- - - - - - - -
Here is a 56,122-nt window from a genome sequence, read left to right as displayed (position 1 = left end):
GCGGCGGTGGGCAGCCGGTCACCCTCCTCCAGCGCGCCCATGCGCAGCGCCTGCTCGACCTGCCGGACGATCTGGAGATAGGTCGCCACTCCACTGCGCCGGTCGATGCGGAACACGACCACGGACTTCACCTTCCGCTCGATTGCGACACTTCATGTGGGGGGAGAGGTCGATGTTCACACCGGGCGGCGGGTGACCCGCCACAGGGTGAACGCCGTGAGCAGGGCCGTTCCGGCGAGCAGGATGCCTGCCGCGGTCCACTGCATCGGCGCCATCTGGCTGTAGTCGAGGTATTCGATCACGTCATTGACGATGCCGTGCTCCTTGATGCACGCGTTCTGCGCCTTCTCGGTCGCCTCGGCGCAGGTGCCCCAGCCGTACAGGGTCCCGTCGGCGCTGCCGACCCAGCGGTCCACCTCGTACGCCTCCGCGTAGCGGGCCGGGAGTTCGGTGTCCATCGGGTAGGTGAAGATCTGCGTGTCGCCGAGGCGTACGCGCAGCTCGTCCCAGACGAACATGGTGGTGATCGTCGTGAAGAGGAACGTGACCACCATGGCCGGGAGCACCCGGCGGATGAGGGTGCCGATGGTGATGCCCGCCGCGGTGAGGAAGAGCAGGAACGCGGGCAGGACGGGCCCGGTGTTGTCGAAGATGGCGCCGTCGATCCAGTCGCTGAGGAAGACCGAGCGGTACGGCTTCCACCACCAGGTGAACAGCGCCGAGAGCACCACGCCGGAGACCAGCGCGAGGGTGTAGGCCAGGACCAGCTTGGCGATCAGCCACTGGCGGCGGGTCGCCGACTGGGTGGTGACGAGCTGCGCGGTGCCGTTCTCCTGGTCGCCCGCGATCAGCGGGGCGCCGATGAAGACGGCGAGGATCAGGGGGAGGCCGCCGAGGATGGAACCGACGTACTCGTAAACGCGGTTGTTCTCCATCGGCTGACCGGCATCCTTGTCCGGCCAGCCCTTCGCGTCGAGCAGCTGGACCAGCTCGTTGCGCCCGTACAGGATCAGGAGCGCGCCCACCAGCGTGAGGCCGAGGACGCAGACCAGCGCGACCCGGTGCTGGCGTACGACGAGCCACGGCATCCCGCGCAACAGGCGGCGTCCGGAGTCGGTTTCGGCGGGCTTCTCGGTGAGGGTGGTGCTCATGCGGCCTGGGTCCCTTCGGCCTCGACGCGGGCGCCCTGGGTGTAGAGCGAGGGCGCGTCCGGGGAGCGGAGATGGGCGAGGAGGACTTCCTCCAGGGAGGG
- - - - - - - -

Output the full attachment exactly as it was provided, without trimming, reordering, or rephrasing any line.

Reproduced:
Here is a 56,122-nt window from a genome sequence, read left to right as displayed (position 1 = left end):
GCGGCGGTGGGCAGCCGGTCACCCTCCTCCAGCGCGCCCATGCGCAGCGCCTGCTCGACCTGCCGGACGATCTGGAGATAGGTCGCCACTCCACTGCGCCGGTCGATGCGGAACACGACCACGGACTTCACCTTCCGCTCGATTGCGACACTTCATGTGGGGGGAGAGGTCGATGTTCACACCGGGCGGCGGGTGACCCGCCACAGGGTGAACGCCGTGAGCAGGGCCGTTCCGGCGAGCAGGATGCCTGCCGCGGTCCACTGCATCGGCGCCATCTGGCTGTAGTCGAGGTATTCGATCACGTCATTGACGATGCCGTGCTCCTTGATGCACGCGTTCTGCGCCTTCTCGGTCGCCTCGGCGCAGGTGCCCCAGCCGTACAGGGTCCCGTCGGCGCTGCCGACCCAGCGGTCCACCTCGTACGCCTCCGCGTAGCGGGCCGGGAGTTCGGTGTCCATCGGGTAGGTGAAGATCTGCGTGTCGCCGAGGCGTACGCGCAGCTCGTCCCAGACGAACATGGTGGTGATCGTCGTGAAGAGGAACGTGACCACCATGGCCGGGAGCACCCGGCGGATGAGGGTGCCGATGGTGATGCCCGCCGCGGTGAGGAAGAGCAGGAACGCGGGCAGGACGGGCCCGGTGTTGTCGAAGATGGCGCCGTCGATCCAGTCGCTGAGGAAGACCGAGCGGTACGGCTTCCACCACCAGGTGAACAGCGCCGAGAGCACCACGCCGGAGACCAGCGCGAGGGTGTAGGCCAGGACCAGCTTGGCGATCAGCCACTGGCGGCGGGTCGCCGACTGGGTGGTGACGAGCTGCGCGGTGCCGTTCTCCTGGTCGCCCGCGATCAGCGGGGCGCCGATGAAGACGGCGAGGATCAGGGGGAGGCCGCCGAGGATGGAACCGACGTACTCGTAAACGCGGTTGTTCTCCATCGGCTGACCGGCATCCTTGTCCGGCCAGCCCTTCGCGTCGAGCAGCTGGACCAGCTCGTTGCGCCCGTACAGGATCAGGAGCGCGCCCACCAGCGTGAGGCCGAGGACGCAGACCAGCGCGACCCGGTGCTGGCGTACGACGAGCCACGGCATCCCGCGCAACAGGCGGCGTCCGGAGTCGGTTTCGGCGGGCTTCTCGGTGAGGGTGGTGCTCATGCGGCCTGGGTCCCTTCGGCCTCGACGCGGGCGCCCTGGGTGTAGAGCGAGGGCGCGTCCGGGGAGCGGAGATGGGCGAGGAGGACTTCCTCCAGGGAGGG